THE RECIPE BOX – The art of pierogi-making

THE RECIPE BOX – The art of pierogi-making

WOONSOCKET — There’s no better way to immerse yourself into another’s culture than by taking a cooking class to learn about how to prepare particular food and how to make it authentically. Such was my experience last Sunday afternoon when I attended a pierogi-making class with my husband, Jim, at the Krakow Deli and Smokehouse at 855 Social St.

Hosted by Krystian Przybylko and his sister, Marta Samek, along with the help of their mother, 12 of us gathered and feasted. “We try to keep the Polish traditions,” Krystian said. “We make everything from scratch and use the freshest ingredients.” While these methods are very labor intensive, the end result is phenomenal.

All the set-ups were ready when we arrived. “Wash your hands and grab an apron,” Marta said. The black aprons with the Krakow logo in red went home with each participant, along with a couple of dozen pierogies each made with our own two hands.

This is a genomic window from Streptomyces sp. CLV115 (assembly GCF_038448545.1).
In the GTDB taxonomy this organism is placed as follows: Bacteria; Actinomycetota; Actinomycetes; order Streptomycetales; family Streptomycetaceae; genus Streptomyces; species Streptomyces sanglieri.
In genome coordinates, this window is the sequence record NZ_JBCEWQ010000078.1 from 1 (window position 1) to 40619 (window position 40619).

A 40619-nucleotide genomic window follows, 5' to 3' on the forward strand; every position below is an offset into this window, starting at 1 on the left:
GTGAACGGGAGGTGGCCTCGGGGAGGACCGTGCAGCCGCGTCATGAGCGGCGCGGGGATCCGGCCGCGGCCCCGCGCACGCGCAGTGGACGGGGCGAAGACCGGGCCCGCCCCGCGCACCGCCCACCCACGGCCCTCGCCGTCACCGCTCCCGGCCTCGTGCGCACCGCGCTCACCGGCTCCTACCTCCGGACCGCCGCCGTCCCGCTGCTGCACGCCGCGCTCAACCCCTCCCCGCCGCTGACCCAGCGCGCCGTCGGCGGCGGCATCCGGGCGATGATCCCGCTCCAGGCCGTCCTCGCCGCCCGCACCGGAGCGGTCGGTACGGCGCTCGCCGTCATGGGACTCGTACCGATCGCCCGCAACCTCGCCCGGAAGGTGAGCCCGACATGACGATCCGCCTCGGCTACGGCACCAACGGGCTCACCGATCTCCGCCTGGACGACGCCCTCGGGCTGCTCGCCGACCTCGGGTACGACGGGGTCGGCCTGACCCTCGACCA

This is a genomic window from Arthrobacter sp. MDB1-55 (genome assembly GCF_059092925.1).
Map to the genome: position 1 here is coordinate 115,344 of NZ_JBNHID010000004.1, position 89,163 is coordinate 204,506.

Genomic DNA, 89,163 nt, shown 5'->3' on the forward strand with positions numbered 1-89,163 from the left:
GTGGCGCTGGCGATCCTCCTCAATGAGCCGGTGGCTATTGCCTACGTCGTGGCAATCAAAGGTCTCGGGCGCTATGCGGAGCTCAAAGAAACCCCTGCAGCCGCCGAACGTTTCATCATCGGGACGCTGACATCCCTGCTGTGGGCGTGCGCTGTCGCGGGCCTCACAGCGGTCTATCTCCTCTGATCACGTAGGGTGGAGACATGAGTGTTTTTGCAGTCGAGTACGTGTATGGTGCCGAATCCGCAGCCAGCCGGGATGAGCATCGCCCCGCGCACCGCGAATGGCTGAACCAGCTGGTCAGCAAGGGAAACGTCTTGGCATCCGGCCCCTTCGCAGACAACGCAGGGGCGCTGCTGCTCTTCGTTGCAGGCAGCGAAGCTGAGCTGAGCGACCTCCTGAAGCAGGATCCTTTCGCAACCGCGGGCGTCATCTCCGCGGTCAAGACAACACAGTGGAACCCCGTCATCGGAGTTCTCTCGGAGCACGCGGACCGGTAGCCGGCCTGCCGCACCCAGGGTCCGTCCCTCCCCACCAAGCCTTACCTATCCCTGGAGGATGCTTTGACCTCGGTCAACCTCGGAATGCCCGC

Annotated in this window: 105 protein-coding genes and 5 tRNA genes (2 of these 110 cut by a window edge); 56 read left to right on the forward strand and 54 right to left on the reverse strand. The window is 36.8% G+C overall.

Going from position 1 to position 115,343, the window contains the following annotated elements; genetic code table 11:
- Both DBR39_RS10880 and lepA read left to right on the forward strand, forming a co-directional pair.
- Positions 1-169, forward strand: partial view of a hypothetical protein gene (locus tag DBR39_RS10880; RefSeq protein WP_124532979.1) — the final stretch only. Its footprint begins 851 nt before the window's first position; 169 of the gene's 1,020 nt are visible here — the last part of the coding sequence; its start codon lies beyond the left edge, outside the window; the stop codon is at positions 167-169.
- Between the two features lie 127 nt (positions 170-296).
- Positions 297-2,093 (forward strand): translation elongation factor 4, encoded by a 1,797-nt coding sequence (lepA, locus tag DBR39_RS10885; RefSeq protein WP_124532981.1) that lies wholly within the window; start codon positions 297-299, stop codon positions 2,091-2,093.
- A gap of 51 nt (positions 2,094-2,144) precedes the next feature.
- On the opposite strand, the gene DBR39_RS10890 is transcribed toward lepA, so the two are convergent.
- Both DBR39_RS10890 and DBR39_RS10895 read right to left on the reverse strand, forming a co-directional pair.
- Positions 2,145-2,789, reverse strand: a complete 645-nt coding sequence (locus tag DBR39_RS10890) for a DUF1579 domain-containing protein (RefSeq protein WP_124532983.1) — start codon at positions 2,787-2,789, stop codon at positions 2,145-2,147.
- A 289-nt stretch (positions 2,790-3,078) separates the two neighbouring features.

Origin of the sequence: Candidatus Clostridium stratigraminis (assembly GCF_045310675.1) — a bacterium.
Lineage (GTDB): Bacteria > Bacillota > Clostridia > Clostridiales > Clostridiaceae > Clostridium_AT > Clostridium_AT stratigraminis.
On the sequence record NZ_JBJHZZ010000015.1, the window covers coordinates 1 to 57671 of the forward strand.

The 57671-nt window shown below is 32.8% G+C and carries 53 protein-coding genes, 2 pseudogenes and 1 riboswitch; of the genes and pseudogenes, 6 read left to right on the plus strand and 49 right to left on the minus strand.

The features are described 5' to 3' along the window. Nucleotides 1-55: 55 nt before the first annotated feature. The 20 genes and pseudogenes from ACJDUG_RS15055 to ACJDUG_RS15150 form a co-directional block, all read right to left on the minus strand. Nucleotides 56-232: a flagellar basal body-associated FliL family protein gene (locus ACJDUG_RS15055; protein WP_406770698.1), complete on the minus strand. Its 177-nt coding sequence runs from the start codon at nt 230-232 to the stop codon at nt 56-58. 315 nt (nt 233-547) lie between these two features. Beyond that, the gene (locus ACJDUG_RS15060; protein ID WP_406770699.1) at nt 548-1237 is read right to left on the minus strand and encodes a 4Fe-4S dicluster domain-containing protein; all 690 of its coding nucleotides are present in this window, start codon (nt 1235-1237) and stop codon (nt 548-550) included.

Sprinkled in with the directions on how to mix the dough and how to knead it for at least 10 minutes, were little snippets of life in Poland and Krystian’s favorite part of the pierogies. “You can’t have enough of the caramelized onions and bacon,” he said. “Russian pierogies have onions, mushrooms and cheese.”

He called the dough a “simple” dough, and it was. No butter to chop in, just King Arthur flour and hot boiling water. Meanwhile, Marta showed how to easily chop a large white onion and suggested adding a small bit of cooking oil in with the butter to sauté it with the bacon.